Why Rolex is on to a winning formula
Rolex is a mature brand, but that doesn’t mean time stands still for the Swiss watchmaker
By and large, the codes of what make Rolex Rolex were laid down between 1945 and 1963. That 18-year period saw the debuts of nearly every watch that made the company famous: in order, the Datejust, Air-King, Explorer, Submariner, GMTMaster, Milgauss, Day-Date and Daytona were all born between those years – the majority of them in a particularly purple patch between 1953 and 1956.
Of course there were other models: the Deepsea and SeaDweller, the Explorer II and the Yacht-Master and, latterly, the somewhat unloved Sky-Dweller. But they are mostly evolutions of the core line-up rather than revolutionary additions. By the standards of most watch companies, Rolex’s attitude to new products is sluggish, verging on glacially slow. In addition, Rolex rarely discontinues a model – a version, maybe, but a whole model? Almost never.
Does this mean the world’s most famous watch brand has done nothing of note for 60 years? On the contrary: everything it does is accorded the utmost importance, be it a minor aesthetic change or a tweak to a movement. Dial details – right down to the typography, or the precise order of the words – can make a tenfold difference in value between vintage Rolexes. In short: Rolex fans live for the small things.
Let’s be clear, in the last decade Rolex has led the way on unglamorous but vital improvements such as increasing servicing intervals (now five years), and improving daily accuracy – its movements are guaranteed to a standard far better than COSC (Contrôle Officiel Suisse des Chronomètres), the official Swiss Chronometer Testing Institute, which is the industry benchmark for accuracy. Together with brands such as Patek Philippe and Ulysse Nardin, it has spearheaded the adoption of modern materials and production practices in movement assembly.
As far as the casual observer is concerned, however, Rolex is really the king of incremental changes. And this brings us to a conundrum: is Rolex the powerhouse brand that it is because it only makes minor alterations to its watches, or do we inflate the importance of these details because that’s all we have to go on?
Certainly Rolex understands how to manipulate the supplyand-demand environment of news; the law of diminishing returns that can hamper incessant innovation. One small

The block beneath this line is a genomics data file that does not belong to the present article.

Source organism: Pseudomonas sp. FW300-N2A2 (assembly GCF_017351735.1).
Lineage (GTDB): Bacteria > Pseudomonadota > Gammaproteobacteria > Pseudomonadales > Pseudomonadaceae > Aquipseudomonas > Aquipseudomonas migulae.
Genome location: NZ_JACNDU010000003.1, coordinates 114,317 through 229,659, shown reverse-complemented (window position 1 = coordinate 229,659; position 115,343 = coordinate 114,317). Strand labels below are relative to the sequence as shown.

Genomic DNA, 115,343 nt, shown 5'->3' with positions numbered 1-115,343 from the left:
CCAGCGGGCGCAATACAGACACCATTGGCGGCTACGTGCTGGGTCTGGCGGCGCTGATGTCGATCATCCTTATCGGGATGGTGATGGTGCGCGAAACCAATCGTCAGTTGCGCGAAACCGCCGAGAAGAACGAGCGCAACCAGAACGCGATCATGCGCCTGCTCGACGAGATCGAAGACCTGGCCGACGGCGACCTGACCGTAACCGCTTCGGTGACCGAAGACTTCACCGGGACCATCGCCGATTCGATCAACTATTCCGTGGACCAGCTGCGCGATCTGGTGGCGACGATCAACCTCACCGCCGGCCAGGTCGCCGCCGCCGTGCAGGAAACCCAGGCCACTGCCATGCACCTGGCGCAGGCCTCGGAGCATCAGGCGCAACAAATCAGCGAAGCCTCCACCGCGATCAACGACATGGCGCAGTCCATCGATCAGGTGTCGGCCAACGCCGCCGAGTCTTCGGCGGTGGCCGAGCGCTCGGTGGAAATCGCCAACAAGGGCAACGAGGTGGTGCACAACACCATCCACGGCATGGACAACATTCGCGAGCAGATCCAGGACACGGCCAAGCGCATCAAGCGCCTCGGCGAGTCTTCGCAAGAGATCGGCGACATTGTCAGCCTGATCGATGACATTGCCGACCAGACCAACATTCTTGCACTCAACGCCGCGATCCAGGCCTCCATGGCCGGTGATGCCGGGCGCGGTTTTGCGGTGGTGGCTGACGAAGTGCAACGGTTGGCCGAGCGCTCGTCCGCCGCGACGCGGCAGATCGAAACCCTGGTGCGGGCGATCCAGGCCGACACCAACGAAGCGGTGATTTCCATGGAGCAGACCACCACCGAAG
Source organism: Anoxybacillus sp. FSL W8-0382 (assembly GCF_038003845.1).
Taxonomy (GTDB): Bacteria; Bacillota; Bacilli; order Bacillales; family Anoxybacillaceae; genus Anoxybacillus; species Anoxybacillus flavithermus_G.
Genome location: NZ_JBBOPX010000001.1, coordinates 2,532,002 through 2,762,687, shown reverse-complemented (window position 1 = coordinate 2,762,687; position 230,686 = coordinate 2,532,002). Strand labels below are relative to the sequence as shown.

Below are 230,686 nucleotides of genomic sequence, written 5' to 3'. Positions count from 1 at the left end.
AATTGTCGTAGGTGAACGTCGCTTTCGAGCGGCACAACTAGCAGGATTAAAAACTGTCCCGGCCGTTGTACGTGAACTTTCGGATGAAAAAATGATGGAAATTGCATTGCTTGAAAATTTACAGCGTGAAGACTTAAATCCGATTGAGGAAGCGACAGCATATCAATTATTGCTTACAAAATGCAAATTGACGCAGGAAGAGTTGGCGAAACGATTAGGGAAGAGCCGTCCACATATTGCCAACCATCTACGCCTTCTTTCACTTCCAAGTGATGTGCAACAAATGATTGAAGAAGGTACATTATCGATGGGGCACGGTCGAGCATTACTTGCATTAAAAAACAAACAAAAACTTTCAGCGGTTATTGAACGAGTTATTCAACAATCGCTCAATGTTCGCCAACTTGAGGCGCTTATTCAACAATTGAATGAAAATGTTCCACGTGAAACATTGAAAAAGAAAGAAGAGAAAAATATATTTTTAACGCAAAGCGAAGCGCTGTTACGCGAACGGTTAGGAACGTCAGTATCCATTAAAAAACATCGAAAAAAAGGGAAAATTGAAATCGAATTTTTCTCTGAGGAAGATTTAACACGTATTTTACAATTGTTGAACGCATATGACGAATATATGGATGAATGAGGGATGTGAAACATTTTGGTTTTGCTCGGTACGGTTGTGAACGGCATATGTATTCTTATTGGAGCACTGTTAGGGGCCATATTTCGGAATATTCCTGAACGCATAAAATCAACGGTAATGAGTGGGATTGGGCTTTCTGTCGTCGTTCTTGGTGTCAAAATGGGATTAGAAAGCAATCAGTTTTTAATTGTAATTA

adjustment to a classic, when finely judged, can have a greater impact than an entire new range of underwhelming watches. And – as the cynics will say – by avoiding such moves, Rolex reduces the risk of diluting the strength of its brand.
This year, for example, it released a new version of the GMT-Master II. The key point here concerns the colours of the bezel; for a long while available only in steel with a black and red bezel, it now returns to its original 1955 colours of red and blue (aka a “Pepsi” bezel). Such a visibly simple change is rendered more complex by the manufacturing process required to make the two-tone bezel in ceramic without one colour bleeding into the other, as it is fired at 800 degrees. But nevertheless, as headline news, outside of Planet Rolex, it’s not earthshattering stuff.
Elsewhere, the watch receives an upgraded movement, which will make barely perceptible differences to the life of the owner: it will run for 70 hours as opposed to the previous 50, and boast improved resistance to fluctuations in temperature and to shock.
Last but not least, the Rolex GMT-Master II in stainless steel will be available on a new bracelet. I say new – the Jubilee bracelet dates back as far as 1945 – but its appearance on this year’s watch is nevertheless big news. Hopefully, by now you are starting to see what I mean about incremental changes.
All this might give the impression I’m unimpressed by Rolex. Perish the thought. This is the magic of the brand – to get it right the first time is an achievement; to have the confidence and maturity to resist the pressure to reinvent the wheel every five years is, in the watch world, incredible.
Do I wish Rolex would do something crazy every now and then? Such as bring out an entirely new watch; reinvent the Submariner; produce watches in materials other than steel or gold? Of course I do. But I understand why it can’t – to do so would be to shatter the illusion (and besides, that’s what Tudor is for). The 2018 GMTMaster is a classy, future-proof iteration of a classic formula. The king is dead; long live the king. The GMT-Master II has returned to its original colours of red and blue (aka the “Pepsi” bezel)
Rolex GMTMaster II in 18-carat Everose gold with a twocolour bezel